The failure to affix the Hospital's seal to the share transfer was a result of the haste with which the transaction was to be effected. It was, of course, clear that the haste was created by the taxpayer's desire to obtain a taxation benefit from his donation for the then current financial year. Because the seal was not affixed, it was unnecessary to refer to the donation in the minutes of the Directors' Meeting; but it was in fact reported to the Finance Committee and also, it appears (Exhibit O), to the Board of Directors itself. No point was made in cross-examination of Dr. Child or in argument as to the Hospital's failure to nominate a director of Wirrawanda Limited as permitted by the Articles.

I am satisfied that the transaction in question was not a sham. I find that the taxpayer made a gift of 39,990 shares in Wirrawanda Limited to the Hospital and is thereby entitled to a deduction in accordance with sec. 78(1)(a)(i).

I next turn to the value of that gift. Section 78(2) fixes the value of such a gift as the value of the property at the time the gift is made or the amount paid by the taxpayer for that property, whichever is the less. My attention is thus directed to the value of the shares as at 25 June 1976. Their value is to be ascertained by reference to the same test as is applied to the valuation of land compulsorily acquired:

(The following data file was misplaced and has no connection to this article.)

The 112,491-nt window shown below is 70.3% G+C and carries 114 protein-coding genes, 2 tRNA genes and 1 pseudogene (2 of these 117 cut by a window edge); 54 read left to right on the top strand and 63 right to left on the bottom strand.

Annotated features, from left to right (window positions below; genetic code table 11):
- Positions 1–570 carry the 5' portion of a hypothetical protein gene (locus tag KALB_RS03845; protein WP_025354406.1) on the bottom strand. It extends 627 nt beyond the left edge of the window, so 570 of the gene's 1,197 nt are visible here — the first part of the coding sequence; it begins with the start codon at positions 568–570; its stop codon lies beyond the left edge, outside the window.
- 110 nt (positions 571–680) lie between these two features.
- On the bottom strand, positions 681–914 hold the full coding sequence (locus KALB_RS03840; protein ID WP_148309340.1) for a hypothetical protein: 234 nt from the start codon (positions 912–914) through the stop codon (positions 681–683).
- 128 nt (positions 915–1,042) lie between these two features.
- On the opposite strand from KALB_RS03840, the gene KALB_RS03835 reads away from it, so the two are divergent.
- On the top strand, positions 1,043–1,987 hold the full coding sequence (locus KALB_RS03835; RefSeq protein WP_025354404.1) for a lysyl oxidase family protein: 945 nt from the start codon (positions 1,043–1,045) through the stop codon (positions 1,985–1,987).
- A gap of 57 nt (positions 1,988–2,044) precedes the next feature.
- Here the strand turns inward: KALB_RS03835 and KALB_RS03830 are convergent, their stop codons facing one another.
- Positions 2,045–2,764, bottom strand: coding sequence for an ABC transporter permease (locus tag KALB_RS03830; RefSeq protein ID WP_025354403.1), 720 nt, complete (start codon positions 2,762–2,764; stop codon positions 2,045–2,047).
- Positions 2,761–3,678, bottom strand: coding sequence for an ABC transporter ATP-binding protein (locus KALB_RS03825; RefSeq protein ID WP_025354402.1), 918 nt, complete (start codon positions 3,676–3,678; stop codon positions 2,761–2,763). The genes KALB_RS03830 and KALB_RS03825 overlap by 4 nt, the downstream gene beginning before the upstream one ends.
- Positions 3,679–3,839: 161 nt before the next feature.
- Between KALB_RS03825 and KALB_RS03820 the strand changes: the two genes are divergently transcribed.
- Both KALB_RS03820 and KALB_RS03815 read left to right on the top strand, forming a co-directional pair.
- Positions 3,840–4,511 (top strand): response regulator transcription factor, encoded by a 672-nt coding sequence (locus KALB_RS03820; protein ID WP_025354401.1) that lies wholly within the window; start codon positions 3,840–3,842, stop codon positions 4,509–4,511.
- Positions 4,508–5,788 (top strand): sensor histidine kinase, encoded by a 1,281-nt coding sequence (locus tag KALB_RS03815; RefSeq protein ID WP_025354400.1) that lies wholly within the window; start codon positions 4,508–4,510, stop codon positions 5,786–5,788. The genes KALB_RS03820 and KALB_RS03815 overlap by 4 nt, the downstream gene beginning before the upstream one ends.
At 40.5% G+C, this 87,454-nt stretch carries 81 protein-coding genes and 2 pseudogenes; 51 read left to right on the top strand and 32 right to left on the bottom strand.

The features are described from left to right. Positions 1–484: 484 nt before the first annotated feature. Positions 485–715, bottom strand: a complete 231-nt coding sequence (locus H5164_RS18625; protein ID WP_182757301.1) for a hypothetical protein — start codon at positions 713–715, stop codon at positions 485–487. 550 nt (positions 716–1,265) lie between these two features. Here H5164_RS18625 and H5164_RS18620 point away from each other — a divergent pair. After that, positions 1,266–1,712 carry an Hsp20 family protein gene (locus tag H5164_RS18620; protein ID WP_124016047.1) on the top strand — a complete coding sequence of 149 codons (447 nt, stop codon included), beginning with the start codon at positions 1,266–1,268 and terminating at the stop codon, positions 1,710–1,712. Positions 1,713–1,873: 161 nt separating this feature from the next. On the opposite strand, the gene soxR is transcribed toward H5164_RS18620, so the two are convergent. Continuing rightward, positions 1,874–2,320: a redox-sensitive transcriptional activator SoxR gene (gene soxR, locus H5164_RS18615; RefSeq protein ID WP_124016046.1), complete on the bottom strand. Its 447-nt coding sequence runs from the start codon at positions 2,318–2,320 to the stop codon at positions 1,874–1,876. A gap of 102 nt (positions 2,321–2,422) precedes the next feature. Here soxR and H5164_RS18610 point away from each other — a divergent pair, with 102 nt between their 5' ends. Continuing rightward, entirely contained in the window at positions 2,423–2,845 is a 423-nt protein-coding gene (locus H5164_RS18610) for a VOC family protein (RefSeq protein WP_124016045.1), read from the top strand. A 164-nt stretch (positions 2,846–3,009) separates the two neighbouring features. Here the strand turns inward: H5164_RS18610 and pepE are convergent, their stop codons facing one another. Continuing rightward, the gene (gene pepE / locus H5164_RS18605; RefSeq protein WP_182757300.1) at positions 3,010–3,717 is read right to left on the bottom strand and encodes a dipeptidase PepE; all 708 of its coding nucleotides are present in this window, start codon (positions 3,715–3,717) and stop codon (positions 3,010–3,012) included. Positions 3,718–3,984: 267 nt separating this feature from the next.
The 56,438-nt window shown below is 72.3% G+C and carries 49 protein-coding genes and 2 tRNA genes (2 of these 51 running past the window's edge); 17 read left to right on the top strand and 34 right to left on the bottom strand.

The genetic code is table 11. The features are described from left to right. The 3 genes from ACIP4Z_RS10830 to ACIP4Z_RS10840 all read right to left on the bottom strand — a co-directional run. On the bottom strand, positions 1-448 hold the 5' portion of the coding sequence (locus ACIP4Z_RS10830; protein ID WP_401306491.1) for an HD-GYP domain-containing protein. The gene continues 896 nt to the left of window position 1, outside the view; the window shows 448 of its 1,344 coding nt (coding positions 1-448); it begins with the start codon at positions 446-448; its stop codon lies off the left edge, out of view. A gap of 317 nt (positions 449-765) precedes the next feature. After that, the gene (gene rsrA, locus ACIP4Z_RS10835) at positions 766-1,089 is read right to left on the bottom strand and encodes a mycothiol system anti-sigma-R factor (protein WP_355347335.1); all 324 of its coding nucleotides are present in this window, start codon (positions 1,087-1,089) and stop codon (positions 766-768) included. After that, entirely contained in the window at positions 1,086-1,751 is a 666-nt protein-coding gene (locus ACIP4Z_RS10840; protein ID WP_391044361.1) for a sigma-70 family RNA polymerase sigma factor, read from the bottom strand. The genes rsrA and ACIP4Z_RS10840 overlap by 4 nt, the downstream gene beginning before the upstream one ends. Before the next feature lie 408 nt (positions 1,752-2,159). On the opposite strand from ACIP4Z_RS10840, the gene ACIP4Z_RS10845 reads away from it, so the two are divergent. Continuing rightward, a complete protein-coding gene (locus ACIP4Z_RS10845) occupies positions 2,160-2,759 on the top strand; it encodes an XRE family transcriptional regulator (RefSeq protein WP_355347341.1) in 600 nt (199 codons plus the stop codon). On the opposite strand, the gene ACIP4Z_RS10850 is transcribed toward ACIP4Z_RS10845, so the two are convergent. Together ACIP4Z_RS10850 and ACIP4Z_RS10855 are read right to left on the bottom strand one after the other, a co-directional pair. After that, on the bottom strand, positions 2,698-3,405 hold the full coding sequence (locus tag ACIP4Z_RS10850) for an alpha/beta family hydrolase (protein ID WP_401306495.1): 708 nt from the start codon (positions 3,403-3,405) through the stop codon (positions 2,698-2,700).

Abrahams v. F.C. of T. (1944) 70 C.L.R. 23, at p. 29. There must be assumed to exist on that particular day not only a willing but not anxious vendor but also a willing but not anxious purchaser, both of them alike uninfluenced by any consideration of sentiment or need: ibid., at p. 29;
Spencer v. Commonwealth (1907) 5 C.L.R. 418, at pp. 432, 436-437, 441. Thus far, the taxpayer and the Commissioner are in agreement, but only thus far.